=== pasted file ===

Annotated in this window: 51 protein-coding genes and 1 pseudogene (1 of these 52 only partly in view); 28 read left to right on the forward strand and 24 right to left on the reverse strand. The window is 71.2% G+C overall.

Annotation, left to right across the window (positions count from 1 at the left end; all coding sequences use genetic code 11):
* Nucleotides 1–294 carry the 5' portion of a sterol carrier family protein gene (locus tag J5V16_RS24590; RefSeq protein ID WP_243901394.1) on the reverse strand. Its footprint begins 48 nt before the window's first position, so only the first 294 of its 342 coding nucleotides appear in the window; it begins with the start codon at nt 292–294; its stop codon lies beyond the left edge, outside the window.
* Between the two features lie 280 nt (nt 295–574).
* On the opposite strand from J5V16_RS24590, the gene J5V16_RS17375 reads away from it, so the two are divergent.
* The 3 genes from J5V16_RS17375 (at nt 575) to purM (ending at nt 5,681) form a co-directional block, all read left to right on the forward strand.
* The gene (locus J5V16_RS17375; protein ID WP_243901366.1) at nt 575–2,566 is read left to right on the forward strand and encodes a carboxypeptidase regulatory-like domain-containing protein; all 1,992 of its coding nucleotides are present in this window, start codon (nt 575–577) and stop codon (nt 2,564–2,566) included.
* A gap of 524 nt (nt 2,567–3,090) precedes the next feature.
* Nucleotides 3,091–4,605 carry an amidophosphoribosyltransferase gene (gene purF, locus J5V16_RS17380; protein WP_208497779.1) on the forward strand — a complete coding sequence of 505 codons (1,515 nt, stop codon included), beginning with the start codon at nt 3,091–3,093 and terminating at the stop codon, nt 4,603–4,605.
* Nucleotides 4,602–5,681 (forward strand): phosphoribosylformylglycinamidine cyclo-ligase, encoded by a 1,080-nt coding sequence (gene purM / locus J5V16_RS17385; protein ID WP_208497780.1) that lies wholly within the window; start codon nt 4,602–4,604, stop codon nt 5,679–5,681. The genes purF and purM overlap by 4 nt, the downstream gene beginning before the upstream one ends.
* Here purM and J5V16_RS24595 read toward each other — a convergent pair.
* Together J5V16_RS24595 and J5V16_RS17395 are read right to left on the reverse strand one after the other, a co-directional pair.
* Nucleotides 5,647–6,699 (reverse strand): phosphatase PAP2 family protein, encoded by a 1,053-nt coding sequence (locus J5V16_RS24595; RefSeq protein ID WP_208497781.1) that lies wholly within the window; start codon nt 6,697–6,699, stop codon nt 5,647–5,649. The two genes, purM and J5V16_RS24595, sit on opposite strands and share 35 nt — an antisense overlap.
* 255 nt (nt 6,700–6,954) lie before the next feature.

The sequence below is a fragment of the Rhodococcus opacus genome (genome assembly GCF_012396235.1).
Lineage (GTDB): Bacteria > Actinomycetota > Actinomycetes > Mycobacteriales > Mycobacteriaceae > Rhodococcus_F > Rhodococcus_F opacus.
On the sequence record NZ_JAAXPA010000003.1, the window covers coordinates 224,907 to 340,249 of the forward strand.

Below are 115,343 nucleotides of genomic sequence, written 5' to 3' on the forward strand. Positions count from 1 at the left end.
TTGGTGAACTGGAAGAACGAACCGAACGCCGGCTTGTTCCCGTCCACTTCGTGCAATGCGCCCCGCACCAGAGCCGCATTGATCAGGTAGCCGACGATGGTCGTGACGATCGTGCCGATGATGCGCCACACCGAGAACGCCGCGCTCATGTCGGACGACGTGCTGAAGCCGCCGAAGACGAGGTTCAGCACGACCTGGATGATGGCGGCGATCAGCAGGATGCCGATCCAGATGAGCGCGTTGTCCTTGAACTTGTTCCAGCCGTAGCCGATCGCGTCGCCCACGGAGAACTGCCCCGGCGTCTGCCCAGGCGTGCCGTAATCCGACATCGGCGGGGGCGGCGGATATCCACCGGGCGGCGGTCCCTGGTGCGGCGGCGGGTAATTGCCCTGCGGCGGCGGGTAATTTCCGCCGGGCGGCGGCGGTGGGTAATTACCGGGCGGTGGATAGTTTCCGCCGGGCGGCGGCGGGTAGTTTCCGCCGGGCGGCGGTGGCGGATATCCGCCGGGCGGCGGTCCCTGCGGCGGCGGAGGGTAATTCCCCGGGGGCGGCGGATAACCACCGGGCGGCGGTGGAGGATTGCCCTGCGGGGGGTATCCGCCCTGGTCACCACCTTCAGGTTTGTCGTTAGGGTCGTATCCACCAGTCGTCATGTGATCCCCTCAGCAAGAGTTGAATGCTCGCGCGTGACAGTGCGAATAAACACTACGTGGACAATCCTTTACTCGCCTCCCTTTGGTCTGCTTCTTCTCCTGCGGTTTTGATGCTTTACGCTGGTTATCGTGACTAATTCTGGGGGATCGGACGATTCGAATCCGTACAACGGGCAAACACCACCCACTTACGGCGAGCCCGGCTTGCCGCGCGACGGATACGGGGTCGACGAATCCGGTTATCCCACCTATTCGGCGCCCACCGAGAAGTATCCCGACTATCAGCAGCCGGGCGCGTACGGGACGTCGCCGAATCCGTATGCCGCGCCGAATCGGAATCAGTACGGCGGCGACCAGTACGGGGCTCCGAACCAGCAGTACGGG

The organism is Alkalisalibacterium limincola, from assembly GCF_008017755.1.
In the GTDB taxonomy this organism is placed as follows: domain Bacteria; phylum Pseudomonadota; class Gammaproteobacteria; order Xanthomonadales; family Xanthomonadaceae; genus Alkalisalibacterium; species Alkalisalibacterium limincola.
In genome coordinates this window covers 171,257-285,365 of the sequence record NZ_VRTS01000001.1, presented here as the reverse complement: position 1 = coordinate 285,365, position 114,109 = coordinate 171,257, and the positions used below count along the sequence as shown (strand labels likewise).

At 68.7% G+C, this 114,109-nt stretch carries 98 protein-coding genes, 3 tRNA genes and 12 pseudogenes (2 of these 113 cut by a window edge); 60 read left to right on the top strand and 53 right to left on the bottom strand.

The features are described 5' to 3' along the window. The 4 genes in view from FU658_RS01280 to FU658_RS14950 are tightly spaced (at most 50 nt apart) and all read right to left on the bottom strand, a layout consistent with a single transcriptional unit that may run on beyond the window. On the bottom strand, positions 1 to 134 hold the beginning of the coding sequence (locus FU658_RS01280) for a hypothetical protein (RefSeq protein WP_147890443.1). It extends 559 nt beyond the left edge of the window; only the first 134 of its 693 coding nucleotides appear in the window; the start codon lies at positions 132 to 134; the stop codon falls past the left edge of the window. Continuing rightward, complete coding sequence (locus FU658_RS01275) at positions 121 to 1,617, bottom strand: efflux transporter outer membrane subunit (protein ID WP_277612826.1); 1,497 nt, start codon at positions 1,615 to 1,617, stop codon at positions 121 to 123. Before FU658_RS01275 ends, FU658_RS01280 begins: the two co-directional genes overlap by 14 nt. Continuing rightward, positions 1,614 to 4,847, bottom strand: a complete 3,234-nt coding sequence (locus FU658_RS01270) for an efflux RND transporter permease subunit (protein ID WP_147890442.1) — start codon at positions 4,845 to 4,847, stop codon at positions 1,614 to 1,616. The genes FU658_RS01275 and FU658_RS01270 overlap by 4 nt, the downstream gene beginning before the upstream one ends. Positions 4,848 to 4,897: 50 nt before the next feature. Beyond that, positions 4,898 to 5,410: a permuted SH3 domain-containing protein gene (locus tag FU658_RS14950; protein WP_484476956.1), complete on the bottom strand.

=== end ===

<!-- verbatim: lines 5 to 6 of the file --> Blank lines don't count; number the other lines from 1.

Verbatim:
* On the opposite strand from J5V16_RS24590, the gene J5V16_RS17375 reads away from it, so the two are divergent.
* The 3 genes from J5V16_RS17375 (at nt 575) to purM (ending at nt 5,681) form a co-directional block, all read left to right on the forward strand.